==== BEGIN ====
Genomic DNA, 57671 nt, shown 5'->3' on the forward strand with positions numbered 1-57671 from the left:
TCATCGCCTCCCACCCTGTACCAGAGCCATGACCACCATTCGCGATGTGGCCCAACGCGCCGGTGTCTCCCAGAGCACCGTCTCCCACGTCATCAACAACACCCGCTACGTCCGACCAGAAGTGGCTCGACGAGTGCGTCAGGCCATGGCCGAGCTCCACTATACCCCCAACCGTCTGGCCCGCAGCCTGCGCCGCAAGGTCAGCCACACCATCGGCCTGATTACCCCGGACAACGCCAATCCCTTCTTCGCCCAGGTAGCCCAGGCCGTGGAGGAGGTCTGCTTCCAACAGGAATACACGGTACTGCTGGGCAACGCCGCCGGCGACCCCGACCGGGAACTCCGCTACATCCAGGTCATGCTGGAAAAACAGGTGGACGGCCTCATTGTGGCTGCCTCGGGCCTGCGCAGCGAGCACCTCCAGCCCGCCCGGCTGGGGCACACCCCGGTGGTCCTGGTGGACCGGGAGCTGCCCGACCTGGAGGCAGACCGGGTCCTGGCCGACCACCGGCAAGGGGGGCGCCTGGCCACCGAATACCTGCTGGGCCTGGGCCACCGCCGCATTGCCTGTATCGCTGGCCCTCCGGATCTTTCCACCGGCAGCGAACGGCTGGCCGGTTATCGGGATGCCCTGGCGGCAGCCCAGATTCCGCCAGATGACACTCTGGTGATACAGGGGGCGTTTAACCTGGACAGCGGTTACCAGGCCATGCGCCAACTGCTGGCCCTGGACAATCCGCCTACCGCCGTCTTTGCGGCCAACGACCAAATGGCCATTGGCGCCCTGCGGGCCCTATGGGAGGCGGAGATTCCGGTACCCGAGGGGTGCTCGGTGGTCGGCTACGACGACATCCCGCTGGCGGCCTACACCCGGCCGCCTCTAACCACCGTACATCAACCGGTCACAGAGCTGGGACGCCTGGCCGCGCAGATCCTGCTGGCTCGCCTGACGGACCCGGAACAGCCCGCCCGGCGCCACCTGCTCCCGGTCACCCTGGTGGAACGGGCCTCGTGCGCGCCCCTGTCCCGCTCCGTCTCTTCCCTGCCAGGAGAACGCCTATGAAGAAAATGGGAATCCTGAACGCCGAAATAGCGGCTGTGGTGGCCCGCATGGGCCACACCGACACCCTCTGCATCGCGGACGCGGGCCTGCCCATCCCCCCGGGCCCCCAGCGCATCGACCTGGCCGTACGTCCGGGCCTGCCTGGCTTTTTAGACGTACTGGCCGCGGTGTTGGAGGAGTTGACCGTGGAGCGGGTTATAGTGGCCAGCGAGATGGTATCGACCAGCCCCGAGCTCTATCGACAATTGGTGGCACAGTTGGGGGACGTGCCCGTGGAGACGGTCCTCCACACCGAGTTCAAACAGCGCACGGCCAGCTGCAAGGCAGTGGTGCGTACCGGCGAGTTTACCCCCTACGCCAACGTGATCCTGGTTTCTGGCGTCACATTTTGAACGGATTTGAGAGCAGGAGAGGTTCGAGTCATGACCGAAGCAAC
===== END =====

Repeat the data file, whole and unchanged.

Genomic DNA, 57671 nt, shown 5'->3' on the forward strand with positions numbered 1-57671 from the left:
TCATCGCCTCCCACCCTGTACCAGAGCCATGACCACCATTCGCGATGTGGCCCAACGCGCCGGTGTCTCCCAGAGCACCGTCTCCCACGTCATCAACAACACCCGCTACGTCCGACCAGAAGTGGCTCGACGAGTGCGTCAGGCCATGGCCGAGCTCCACTATACCCCCAACCGTCTGGCCCGCAGCCTGCGCCGCAAGGTCAGCCACACCATCGGCCTGATTACCCCGGACAACGCCAATCCCTTCTTCGCCCAGGTAGCCCAGGCCGTGGAGGAGGTCTGCTTCCAACAGGAATACACGGTACTGCTGGGCAACGCCGCCGGCGACCCCGACCGGGAACTCCGCTACATCCAGGTCATGCTGGAAAAACAGGTGGACGGCCTCATTGTGGCTGCCTCGGGCCTGCGCAGCGAGCACCTCCAGCCCGCCCGGCTGGGGCACACCCCGGTGGTCCTGGTGGACCGGGAGCTGCCCGACCTGGAGGCAGACCGGGTCCTGGCCGACCACCGGCAAGGGGGGCGCCTGGCCACCGAATACCTGCTGGGCCTGGGCCACCGCCGCATTGCCTGTATCGCTGGCCCTCCGGATCTTTCCACCGGCAGCGAACGGCTGGCCGGTTATCGGGATGCCCTGGCGGCAGCCCAGATTCCGCCAGATGACACTCTGGTGATACAGGGGGCGTTTAACCTGGACAGCGGTTACCAGGCCATGCGCCAACTGCTGGCCCTGGACAATCCGCCTACCGCCGTCTTTGCGGCCAACGACCAAATGGCCATTGGCGCCCTGCGGGCCCTATGGGAGGCGGAGATTCCGGTACCCGAGGGGTGCTCGGTGGTCGGCTACGACGACATCCCGCTGGCGGCCTACACCCGGCCGCCTCTAACCACCGTACATCAACCGGTCACAGAGCTGGGACGCCTGGCCGCGCAGATCCTGCTGGCTCGCCTGACGGACCCGGAACAGCCCGCCCGGCGCCACCTGCTCCCGGTCACCCTGGTGGAACGGGCCTCGTGCGCGCCCCTGTCCCGCTCCGTCTCTTCCCTGCCAGGAGAACGCCTATGAAGAAAATGGGAATCCTGAACGCCGAAATAGCGGCTGTGGTGGCCCGCATGGGCCACACCGACACCCTCTGCATCGCGGACGCGGGCCTGCCCATCCCCCCGGGCCCCCAGCGCATCGACCTGGCCGTACGTCCGGGCCTGCCTGGCTTTTTAGACGTACTGGCCGCGGTGTTGGAGGAGTTGACCGTGGAGCGGGTTATAGTGGCCAGCGAGATGGTATCGACCAGCCCCGAGCTCTATCGACAATTGGTGGCACAGTTGGGGGACGTGCCCGTGGAGACGGTCCTCCACACCGAGTTCAAACAGCGCACGGCCAGCTGCAAGGCAGTGGTGCGTACCGGCGAGTTTACCCCCTACGCCAACGTGATCCTGGTTTCTGGCGTCACATTTTGAACGGATTTGAGAGCAGGAGAGGTTCGAGTCATGACCGAAGCAAC